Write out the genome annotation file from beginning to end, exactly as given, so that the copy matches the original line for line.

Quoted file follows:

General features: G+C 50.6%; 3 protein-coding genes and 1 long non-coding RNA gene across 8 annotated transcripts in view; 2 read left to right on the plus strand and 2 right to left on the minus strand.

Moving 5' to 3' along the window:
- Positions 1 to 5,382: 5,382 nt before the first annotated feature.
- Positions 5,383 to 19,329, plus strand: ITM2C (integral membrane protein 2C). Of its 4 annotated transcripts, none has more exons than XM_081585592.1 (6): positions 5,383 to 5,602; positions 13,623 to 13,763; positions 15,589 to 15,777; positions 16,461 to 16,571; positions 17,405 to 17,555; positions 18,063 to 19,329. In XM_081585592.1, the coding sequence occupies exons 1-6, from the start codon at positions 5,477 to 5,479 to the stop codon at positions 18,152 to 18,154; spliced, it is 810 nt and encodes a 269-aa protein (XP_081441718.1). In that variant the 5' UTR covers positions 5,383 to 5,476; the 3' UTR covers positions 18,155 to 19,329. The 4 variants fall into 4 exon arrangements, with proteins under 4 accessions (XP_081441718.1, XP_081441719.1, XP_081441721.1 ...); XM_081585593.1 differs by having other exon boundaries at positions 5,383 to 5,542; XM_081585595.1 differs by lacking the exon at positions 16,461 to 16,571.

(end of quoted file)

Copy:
General features: G+C 50.6%; 3 protein-coding genes and 1 long non-coding RNA gene across 8 annotated transcripts in view; 2 read left to right on the plus strand and 2 right to left on the minus strand.

Moving 5' to 3' along the window:
- Positions 1 to 5,382: 5,382 nt before the first annotated feature.
- Positions 5,383 to 19,329, plus strand: ITM2C (integral membrane protein 2C). Of its 4 annotated transcripts, none has more exons than XM_081585592.1 (6): positions 5,383 to 5,602; positions 13,623 to 13,763; positions 15,589 to 15,777; positions 16,461 to 16,571; positions 17,405 to 17,555; positions 18,063 to 19,329. In XM_081585592.1, the coding sequence occupies exons 1-6, from the start codon at positions 5,477 to 5,479 to the stop codon at positions 18,152 to 18,154; spliced, it is 810 nt and encodes a 269-aa protein (XP_081441718.1). In that variant the 5' UTR covers positions 5,383 to 5,476; the 3' UTR covers positions 18,155 to 19,329. The 4 variants fall into 4 exon arrangements, with proteins under 4 accessions (XP_081441718.1, XP_081441719.1, XP_081441721.1 ...); XM_081585593.1 differs by having other exon boundaries at positions 5,383 to 5,542; XM_081585595.1 differs by lacking the exon at positions 16,461 to 16,571.